Using DNA methylation to examine epigenetic changes
By Robin Arnette
Before the advent of epigenetics, the study of heritable changes that don’t alter DNA sequence, scientists wondered how genetically identical organisms could display different physical characteristics. It turns out that environmental exposures, such as cigarette smoke, pollution, or even nutritional intake, place chemical tags on DNA that alter gene function. Among the best studied DNA tags is the addition of a methyl group, or methylation.
One researcher who is studying the effects of DNA methylation on gene function is Cathrine Hoyo, Ph.D., associate professor and chief of the Division of Clinical Epidemiology in the Department of Obstetrics and Gynecology at Duke University School of Medicine. She came to the Institute Nov. 18 to present “Testing the Developmental Origins of Adult Diseases Hypothesis: The Durham Newborn Epigenetics Study,” as part of the Keystone Science Lecture Seminar Series. Cindy Lawler, Ph.D., branch chief of the Genes, Environment, and Health Branch in the NIEHS Division of Extramural Research and Training, hosted the talk.
Gene inactivation is necessary for normal development
Hoyo studies insulin-like growth factor 2 (IGF2), a gene required for proper embryonic and fetal growth. Unlike the majority of human genes, IGF2 undergoes an essential physiological process called imprinting, in which one allele, or copy of the gene, is epigenetically silenced, usually through methylation.
In designing her experiments, Hoyo theorized that since the working copy of IGF2 should not be methylated, and the inactive copy should be 100 percent methylated, she should be able to detect any measurable deviation in IGF2 methylation levels in response to environmental stress.
“Previous research has shown that children born to mothers who smoked during pregnancy exhibit lower birth weights,” Hoyo said, “so we wanted to see if we could do a study looking for epigenetic changes using DNA methylation.”
Hoyo and her collaborators not only wanted to examine DNA methylation in response to cigarette smoke, but also other environmental exposures, such as psychotropic drugs, folic acid, and organic and inorganic compounds. To measure human exposures, as early as they possibly could, the team focused on the prenatal environment.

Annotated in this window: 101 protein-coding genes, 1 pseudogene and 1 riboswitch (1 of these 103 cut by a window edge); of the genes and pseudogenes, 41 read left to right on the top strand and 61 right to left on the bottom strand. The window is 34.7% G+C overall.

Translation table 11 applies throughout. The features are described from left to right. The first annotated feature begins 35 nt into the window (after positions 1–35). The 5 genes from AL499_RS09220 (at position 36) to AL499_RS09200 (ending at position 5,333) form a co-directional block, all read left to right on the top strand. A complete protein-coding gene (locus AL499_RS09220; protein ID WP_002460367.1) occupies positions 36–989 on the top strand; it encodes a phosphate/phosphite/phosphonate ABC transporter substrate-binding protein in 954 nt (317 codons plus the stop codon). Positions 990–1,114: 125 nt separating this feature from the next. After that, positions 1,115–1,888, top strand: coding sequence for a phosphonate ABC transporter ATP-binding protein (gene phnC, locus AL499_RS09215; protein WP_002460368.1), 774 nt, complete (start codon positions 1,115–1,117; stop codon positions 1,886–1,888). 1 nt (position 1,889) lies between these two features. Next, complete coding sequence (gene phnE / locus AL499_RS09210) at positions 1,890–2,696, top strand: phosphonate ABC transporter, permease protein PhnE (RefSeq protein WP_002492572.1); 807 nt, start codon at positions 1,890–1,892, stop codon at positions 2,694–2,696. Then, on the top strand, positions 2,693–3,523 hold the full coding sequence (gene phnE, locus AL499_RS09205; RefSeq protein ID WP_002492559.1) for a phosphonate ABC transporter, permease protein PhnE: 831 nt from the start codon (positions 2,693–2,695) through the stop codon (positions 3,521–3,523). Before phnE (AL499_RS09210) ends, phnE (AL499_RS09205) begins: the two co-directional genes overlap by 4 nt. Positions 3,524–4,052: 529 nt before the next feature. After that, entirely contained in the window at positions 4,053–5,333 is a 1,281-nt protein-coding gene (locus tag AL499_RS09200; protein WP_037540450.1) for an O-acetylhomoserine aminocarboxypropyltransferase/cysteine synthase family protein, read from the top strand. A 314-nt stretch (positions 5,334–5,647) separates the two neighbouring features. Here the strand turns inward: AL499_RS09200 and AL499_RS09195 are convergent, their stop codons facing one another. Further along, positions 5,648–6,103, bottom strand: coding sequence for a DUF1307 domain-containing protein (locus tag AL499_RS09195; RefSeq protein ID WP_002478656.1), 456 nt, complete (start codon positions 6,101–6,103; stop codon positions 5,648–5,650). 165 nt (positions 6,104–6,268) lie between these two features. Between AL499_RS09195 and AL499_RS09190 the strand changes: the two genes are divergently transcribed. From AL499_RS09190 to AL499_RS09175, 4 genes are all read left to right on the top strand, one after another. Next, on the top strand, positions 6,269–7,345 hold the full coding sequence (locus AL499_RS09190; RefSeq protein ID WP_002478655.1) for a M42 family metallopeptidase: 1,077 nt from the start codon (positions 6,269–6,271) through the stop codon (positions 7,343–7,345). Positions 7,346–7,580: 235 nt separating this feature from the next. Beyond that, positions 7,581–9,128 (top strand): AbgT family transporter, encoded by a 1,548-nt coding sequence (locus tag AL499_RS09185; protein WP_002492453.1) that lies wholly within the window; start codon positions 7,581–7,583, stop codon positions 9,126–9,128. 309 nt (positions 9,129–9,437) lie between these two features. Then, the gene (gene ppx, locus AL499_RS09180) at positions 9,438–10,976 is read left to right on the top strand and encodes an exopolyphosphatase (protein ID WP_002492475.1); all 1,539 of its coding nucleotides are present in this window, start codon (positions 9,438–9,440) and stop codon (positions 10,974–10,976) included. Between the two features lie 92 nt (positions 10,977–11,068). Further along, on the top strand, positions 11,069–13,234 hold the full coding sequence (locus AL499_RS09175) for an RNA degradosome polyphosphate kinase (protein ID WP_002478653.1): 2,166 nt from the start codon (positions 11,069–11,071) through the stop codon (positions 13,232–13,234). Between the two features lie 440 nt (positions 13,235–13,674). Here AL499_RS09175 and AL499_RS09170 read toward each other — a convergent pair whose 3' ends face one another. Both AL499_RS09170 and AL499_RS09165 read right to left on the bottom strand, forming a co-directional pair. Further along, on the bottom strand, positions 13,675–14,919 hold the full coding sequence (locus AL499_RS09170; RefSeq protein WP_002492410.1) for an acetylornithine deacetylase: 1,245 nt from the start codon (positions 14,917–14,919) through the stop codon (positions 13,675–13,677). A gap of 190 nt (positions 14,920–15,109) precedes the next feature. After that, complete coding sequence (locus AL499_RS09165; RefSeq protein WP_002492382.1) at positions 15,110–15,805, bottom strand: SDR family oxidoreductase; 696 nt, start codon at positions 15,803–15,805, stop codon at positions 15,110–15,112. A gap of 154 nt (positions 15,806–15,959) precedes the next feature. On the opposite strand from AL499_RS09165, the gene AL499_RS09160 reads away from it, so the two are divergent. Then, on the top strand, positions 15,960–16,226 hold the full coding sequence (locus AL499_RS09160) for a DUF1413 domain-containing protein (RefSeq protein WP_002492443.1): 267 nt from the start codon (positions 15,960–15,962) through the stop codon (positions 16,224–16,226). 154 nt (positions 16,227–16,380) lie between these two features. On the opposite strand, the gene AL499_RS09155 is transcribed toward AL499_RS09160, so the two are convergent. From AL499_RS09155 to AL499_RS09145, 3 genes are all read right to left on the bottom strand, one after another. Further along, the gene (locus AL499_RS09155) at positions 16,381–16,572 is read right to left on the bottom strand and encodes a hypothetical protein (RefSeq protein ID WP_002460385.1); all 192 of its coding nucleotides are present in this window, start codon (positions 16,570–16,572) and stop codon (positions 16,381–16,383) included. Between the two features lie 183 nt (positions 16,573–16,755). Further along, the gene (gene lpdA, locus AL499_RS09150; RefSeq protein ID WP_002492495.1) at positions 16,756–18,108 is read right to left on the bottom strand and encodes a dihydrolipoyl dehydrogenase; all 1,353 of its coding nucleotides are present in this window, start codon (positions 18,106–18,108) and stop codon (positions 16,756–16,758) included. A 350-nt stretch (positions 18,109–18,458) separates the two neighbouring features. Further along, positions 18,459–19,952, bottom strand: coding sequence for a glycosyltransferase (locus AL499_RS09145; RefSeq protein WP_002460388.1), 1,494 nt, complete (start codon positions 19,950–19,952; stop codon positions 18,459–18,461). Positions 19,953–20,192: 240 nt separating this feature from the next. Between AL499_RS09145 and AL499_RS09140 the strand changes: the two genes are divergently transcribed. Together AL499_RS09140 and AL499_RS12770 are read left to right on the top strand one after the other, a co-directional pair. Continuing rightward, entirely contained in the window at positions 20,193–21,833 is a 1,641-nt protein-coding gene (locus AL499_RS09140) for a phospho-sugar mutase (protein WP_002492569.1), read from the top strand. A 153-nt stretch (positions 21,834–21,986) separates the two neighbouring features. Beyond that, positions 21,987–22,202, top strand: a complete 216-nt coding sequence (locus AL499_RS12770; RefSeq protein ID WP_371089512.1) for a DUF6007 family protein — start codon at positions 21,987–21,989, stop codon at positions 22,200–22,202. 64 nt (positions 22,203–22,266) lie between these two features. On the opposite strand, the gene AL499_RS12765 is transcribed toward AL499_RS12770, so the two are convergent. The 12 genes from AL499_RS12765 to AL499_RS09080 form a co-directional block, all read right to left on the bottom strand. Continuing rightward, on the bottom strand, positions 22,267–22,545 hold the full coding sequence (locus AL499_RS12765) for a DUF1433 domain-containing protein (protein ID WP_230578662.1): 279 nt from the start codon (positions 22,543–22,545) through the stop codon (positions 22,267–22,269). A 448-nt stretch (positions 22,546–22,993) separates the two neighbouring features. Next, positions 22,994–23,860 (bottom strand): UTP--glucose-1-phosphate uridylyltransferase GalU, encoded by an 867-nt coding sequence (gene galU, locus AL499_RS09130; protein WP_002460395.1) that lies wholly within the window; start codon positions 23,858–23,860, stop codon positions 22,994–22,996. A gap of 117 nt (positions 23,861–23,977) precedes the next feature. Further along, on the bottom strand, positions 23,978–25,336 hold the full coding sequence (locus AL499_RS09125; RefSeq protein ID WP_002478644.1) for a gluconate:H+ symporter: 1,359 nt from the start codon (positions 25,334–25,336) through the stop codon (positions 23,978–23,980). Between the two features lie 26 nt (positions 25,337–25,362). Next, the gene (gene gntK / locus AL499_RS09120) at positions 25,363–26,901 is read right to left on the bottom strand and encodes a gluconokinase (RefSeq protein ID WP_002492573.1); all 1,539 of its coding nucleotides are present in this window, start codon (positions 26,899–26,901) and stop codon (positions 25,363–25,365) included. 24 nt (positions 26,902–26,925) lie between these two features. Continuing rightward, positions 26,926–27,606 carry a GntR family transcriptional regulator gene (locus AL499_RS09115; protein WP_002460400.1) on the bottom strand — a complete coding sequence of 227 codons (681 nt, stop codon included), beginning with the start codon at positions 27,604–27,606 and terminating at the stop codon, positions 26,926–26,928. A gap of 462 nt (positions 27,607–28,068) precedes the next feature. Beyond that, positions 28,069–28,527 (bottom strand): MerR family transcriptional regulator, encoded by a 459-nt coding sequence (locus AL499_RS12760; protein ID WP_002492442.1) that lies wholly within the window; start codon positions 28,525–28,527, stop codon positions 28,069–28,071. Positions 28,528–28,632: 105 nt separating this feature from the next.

The Newborn Epigenetics Study
The Newborn Epigenetics STudy (NEST) was made up of two cohorts of pregnant women — one with 1,000 participants and another with 2,500. The research team isolated DNA from 2,300 samples of umbilical cord blood at birth and analyzed IGF2 methylation patterns.
Among women who smoked during pregnancy, Hoyo saw significant differences in IGF2 DNA methylation levels that were also accompanied by slight gene expression differences. She also saw an association between lower infant IGF2 DNA methylation born to women who had taken folic acid before and during pregnancy, consistent with a threshold effect.
Further analysis of circulating maternal folate revealed a similar pattern of association between folate levels and DNA methylation at multiple differentially methylated regions, including IGF2 regulatory sequences.
“Those that had moderate amounts of folate had a lower DNA methylation profile compared to those with the lowest levels of folate,” Hoyo said.
By following the children over several years, Hoyo will be able to determine if these differences in methylation, which are driven by in utero exposures, can be evaluated in relation to common chronic diseases including autism. Lawler, who oversees extramural research involving autism, believes the work has great promise for helping determine whether altered DNA methylation that may occur as a result of environmental exposures contributes to neurodevelopmental conditions, such as autism spectrum disorders.
“There is a growing body of scientific literature that suggests improper methylation could be playing a role in the expression of genes vital to normal brain development,” Lawler said. “Hoyo’s analysis may shed new light on a possible link.”